My boss was 007 (Andrei Bykov) and we started in Haus Rosenauer in Baden in May of 1973 but soon after moved to the Lodge in Laxenburg. Everyone seemed to work at the Lodge in the early days, except the director and his immediate crew who were in the first completed offices in the Schloss. The Lodge was a wooden barrack hastily built together by the Austrians to accommodate the quickly growing number of employees. We loved our Lodge and even the rather precarious incident of one wall of the lodge separating from the rest of the building, didn’t diminish our affection. Ruth Steiner (Head of Personnel back then) ran through the corridor crying ‘evacuate, evacuate’ while some scientists where holding the wall from the outside until proper help arrived.
I have many wonderful memories of my years at IIASA - in fact, I was saying I had the best time of my life during those years and even got paid for it.
We were the true pioneers as there was no ‘history’ yet. In fact, we made history. How often does one get the chance to do this in ones lifetime? We established many cherished traditions, for example the beer hour on Friday afternoons under the elms in the park. Herr Jambrich would go through the corridors of the Lodge banging spoon against lid and everyone would drop their pens and join the party under the elms in the park. By everyone, I mean director and scientists and us ‘lowly general staff’, all together. Then came the ski trips about once a month during the winter. Silvfer Newton would find the places to go, a big bus would arrive on Friday evening in front of the Schloss and off we went for the weekend well equipped with Doppel-Liters of wine and songs for the journey. For summer activities, Director Howard Raiffa built us a tennis court, the Russians introduced the International Dinners, in the summer we had a 4th of July party and the Canadians – not to be outdone by the Americans - threw their 1st of July Canada Day pancake breakfasts for everyone.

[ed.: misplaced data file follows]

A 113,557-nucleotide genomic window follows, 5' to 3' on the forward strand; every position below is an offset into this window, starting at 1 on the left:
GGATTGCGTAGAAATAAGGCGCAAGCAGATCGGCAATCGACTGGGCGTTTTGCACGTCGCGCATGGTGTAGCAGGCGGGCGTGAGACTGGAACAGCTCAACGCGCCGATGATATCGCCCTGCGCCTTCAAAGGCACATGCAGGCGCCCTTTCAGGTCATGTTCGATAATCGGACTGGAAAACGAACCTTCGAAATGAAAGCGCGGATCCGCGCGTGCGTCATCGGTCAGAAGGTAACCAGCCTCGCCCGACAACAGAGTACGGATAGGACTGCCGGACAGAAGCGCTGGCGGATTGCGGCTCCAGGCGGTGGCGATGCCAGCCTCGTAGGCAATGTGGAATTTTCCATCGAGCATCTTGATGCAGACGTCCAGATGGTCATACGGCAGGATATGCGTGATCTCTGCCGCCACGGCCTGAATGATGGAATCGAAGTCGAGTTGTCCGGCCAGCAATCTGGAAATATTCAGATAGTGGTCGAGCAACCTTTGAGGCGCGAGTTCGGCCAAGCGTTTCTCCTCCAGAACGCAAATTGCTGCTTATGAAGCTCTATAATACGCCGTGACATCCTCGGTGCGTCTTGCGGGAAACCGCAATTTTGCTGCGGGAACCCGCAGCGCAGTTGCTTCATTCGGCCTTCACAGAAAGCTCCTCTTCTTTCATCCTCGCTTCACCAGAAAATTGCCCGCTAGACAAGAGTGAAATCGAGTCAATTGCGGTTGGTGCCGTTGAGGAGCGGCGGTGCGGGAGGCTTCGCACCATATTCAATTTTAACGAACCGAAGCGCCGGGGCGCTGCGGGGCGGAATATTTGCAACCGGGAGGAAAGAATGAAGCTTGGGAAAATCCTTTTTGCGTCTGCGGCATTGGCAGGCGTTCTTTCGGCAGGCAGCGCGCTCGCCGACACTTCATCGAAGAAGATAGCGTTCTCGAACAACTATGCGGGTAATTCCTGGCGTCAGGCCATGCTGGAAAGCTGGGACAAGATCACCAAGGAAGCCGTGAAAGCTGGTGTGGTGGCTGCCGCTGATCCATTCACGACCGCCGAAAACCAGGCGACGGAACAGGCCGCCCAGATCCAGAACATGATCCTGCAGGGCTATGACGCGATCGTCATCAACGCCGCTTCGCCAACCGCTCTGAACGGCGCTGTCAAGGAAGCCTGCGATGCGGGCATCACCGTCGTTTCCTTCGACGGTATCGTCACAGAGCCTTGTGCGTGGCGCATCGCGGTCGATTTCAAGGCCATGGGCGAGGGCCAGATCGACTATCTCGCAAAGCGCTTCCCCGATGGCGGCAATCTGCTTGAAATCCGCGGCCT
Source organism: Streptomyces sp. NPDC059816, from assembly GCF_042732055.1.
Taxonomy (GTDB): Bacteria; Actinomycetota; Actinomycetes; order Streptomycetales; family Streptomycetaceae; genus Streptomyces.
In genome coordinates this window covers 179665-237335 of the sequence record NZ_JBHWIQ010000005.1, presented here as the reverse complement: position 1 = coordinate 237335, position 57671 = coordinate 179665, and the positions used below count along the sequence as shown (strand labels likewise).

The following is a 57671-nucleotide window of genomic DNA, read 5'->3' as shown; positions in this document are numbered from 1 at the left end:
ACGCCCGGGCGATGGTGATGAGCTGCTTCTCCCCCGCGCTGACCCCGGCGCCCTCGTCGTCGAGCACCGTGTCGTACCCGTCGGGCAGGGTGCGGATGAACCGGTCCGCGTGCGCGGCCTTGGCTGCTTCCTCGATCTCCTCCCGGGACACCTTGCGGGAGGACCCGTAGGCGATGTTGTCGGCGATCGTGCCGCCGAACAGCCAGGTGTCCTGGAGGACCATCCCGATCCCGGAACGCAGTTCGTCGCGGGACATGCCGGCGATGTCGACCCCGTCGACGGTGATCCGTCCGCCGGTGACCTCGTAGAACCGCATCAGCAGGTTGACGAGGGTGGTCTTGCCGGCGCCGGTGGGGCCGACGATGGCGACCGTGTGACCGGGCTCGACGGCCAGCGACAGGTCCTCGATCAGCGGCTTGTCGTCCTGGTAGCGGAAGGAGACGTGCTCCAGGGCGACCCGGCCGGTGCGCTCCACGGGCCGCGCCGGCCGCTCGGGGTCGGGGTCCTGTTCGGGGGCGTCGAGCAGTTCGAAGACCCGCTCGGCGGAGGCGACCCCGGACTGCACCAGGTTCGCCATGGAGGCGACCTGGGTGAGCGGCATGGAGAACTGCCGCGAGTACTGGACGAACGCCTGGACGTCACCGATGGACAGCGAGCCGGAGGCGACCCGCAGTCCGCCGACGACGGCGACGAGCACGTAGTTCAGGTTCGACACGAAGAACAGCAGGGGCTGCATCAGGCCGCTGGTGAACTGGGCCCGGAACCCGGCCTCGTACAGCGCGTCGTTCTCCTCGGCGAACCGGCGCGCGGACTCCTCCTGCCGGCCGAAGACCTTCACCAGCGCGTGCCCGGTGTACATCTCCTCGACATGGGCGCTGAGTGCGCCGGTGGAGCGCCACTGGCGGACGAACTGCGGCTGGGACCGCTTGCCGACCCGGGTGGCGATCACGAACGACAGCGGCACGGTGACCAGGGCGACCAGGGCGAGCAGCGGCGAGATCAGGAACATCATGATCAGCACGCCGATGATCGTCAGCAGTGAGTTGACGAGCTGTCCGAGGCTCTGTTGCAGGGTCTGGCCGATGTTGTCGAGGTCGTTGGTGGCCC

Lots of fun, but also lots of good work, long hours, and incredible dedication from everyone. Sadly, the Lodge is now gone, but IIASA thrives and has contributed much to the scientific world and built bridges of understanding between nations and cultures. I am grateful and proud to have been part of IIASA’s pioneer years.
I returned to IIASA in 1981-1983 as Ilse Holling. Buzz became director of IIASA and we faced one of the more difficult periods in IIASA’s life with the withdrawal of the United States as a major contributing member of the institute. However, IIASA survived and continues to fulfill a very important role in the scientific community under its present director, as well as the many that came before him.
Last edited: 05 January 2016
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International Institute for Applied Systems Analysis (IIASA)
Schlossplatz 1, A-2361 Laxenburg, Austria
Phone: (+43 2236) 807 0 Fax:(+43 2236) 71 313